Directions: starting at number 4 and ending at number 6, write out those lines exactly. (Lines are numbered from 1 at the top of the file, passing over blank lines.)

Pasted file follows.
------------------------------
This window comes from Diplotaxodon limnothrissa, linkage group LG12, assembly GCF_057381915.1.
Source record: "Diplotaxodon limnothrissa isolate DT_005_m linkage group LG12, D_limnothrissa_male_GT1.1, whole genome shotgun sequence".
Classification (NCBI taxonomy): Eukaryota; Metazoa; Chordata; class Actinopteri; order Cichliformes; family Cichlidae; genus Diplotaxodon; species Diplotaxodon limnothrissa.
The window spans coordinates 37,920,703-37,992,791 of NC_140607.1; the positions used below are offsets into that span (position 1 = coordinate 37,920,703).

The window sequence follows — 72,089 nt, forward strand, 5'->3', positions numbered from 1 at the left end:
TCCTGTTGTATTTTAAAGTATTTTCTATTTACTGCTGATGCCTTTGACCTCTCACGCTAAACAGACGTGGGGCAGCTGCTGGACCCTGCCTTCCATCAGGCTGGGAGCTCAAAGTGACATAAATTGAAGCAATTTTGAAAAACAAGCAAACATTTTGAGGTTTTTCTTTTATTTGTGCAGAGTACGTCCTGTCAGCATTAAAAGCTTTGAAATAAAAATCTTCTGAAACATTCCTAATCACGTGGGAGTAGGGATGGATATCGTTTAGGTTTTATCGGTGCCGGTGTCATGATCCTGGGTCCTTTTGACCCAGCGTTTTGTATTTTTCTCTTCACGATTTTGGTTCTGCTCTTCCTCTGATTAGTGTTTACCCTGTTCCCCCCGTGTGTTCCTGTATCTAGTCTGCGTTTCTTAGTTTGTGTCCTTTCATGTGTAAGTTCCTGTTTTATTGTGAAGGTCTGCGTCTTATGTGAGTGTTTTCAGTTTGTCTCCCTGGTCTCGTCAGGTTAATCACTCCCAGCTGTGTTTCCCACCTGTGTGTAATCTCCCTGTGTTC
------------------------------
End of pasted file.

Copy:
The window spans coordinates 37,920,703-37,992,791 of NC_140607.1; the positions used below are offsets into that span (position 1 = coordinate 37,920,703).

The window sequence follows — 72,089 nt, forward strand, 5'->3', positions numbered from 1 at the left end:
TCCTGTTGTATTTTAAAGTATTTTCTATTTACTGCTGATGCCTTTGACCTCTCACGCTAAACAGACGTGGGGCAGCTGCTGGACCCTGCCTTCCATCAGGCTGGGAGCTCAAAGTGACATAAATTGAAGCAATTTTGAAAAACAAGCAAACATTTTGAGGTTTTTCTTTTATTTGTGCAGAGTACGTCCTGTCAGCATTAAAAGCTTTGAAATAAAAATCTTCTGAAACATTCCTAATCACGTGGGAGTAGGGATGGATATCGTTTAGGTTTTATCGGTGCCGGTGTCATGATCCTGGGTCCTTTTGACCCAGCGTTTTGTATTTTTCTCTTCACGATTTTGGTTCTGCTCTTCCTCTGATTAGTGTTTACCCTGTTCCCCCCGTGTGTTCCTGTATCTAGTCTGCGTTTCTTAGTTTGTGTCCTTTCATGTGTAAGTTCCTGTTTTATTGTGAAGGTCTGCGTCTTATGTGAGTGTTTTCAGTTTGTCTCCCTGGTCTCGTCAGGTTAATCACTCCCAGCTGTGTTTCCCACCTGTGTGTAATCTCCCTGTGTTC